But that wasn’t enough for the acolytes of Ayn Rand, Ronald Reagan and Milton Friedman. They didn’t just want workers to lose their right to collectively bargain; they wanted employers to functionally own their employees.Prior to the current Reaganomics era, non-compete agreements were pretty much limited to senior executives and scientists/engineers.If you were a CEO or an engineer for a giant company, knowing all their processes, secrets and future plans, that knowledge had significant and consequential value—company value worth protecting with a contract that said you couldn’t just take that stuff to a competitor without either a massive payment to the left-behind company or a flat-out lawsuit.

But should a guy who digs holes with a shovel or works on a drilling rig be forced to sign a non-compete? What about a person who flips burgers or waits tables in a restaurant? Or the few factory workers we have left, since neoliberal trade policies have moved the jobs of tens of thousands of companies overseas?Turns out corporations are using non-competes to prevent even these types of employees from moving to newer or better jobs.America today has the lowest minimum wage in nearly 50 years, adjusted for inflation. As a result, people are often looking for better jobs. But according to the New York Times, about 1 in 5 American workers is now locked in with a non-compete clause (bolding mine) in an employment contract.Before Reaganomics, employers didn’t keep their employees by threatening them with lawsuits; instead, they offered them benefits like insurance, paid vacations and decent wages.

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Not business but finance models

Financialized business models sticks to faith based “Market knows best” rule.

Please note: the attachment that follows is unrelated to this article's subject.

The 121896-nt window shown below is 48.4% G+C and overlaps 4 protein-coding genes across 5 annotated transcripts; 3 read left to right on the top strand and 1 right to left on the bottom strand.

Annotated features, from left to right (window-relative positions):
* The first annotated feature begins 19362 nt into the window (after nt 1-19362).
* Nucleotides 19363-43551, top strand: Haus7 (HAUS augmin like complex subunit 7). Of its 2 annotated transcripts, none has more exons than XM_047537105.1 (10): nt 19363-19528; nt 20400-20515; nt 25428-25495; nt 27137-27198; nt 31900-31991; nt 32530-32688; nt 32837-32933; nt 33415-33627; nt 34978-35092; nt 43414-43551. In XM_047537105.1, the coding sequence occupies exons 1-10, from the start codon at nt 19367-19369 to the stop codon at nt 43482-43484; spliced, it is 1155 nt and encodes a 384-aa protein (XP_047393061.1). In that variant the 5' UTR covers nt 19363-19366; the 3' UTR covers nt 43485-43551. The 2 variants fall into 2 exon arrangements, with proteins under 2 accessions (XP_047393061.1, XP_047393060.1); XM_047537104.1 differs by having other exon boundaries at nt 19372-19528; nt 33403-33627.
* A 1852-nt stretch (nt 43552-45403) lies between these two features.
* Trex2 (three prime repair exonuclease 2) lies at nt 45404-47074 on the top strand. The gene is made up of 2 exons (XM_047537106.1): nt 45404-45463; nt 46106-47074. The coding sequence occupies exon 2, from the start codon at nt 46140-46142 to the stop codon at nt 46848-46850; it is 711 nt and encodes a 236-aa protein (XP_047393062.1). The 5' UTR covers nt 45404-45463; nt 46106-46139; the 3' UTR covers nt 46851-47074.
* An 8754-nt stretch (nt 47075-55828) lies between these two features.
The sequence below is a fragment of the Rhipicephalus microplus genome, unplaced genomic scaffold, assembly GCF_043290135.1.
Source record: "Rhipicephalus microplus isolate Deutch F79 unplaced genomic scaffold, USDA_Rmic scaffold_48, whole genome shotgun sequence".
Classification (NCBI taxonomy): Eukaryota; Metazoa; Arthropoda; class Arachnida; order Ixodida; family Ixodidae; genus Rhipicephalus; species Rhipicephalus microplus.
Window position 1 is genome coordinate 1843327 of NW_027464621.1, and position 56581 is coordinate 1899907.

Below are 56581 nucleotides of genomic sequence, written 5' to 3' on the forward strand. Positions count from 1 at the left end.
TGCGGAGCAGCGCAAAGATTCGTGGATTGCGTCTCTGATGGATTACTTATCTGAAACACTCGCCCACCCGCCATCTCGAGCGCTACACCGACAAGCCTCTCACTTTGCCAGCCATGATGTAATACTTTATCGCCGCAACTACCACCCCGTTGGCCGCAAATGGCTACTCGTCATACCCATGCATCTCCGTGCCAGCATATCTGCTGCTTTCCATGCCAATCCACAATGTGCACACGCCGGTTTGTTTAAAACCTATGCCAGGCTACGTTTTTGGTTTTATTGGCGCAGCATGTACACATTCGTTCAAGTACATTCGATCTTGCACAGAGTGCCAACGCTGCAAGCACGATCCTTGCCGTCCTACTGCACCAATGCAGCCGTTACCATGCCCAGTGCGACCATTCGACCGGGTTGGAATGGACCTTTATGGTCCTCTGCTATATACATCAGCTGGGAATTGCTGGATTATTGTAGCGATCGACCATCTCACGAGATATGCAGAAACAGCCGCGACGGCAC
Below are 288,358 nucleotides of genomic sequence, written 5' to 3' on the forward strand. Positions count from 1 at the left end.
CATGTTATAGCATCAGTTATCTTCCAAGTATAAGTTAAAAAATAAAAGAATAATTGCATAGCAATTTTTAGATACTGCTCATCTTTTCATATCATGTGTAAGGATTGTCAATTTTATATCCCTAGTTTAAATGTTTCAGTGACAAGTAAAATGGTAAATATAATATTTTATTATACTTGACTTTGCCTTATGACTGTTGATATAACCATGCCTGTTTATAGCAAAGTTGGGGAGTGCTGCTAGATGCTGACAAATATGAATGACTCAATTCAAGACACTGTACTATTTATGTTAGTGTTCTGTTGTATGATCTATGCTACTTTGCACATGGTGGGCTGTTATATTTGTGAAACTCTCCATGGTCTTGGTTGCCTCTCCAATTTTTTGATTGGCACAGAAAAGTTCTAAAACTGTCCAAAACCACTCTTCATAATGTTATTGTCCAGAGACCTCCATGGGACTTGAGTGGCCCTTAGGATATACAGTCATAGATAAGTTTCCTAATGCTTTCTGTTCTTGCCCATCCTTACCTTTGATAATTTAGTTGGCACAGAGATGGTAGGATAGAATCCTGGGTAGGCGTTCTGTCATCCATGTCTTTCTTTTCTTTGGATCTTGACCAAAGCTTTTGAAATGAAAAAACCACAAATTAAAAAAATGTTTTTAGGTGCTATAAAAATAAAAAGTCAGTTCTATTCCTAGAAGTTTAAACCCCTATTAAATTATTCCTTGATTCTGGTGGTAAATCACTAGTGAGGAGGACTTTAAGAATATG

…The number of MBAs graduating from America’s business schools has skyrocketed since the 1980s. But over that time, the health of American business has decreased by many metrics: corporate R&D spending, new business creation, productivity, and the level of public trust in business in general.

There are many reasons for this, but one key factor is that the basic training that future business leaders in this country receive is dictated not by the needs of Main Street but by those of Wall Street. With very few exceptions, MBA education today is basically an education in finance, not business—a major distinction. So it’s no wonder that business leaders make many of the finance-friendly decisions. MBA programs don’t churn out innovators well prepared to cope with a fast-changing world, or leaders who can stand up to the Street and put the long-term health of their company (not to mention their customers) first; they churn out followers who learn how to run firms by the numbers. Despite the financial crisis of 2008, most top MBA programs in the United States still teach standard “markets know best” efficiency theory and preach that share price is the best representation of a firm’s underlying value, glossing over the fact that the markets tend to brutalize firms for long-term investment and reward them for short-term paybacks to investors. (Consider that the year Apple debuted the iPod, its stock price fell roughly 25 percent, yet it rises every time the company hands cash back to shareholders.)

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Trump: the endgame (op-ed)

Trump: the endgame

There was some economic news last week which is important for the long term, and I’ll try to post about it later today or tomorrow, but in the meantime …
I’m as interested in the latest Trump-Russia tidbit as the next person, but really, don’t we all already know the endgame?

Remember during the campaign, no matter what devastating gaffes Trump made, he always rebounded into the low 40%’s? Well, about the same thing has been true for the last 5 months.  No matter what the news, Trump’s approval rating is 38% +/-3%:

So here, as a public service, to save you all the sturm und drang of the next 3 years, I present you in narrative form with the endgame:

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Will the Reign of Witches Pass?

“our present situation is not a natural one.”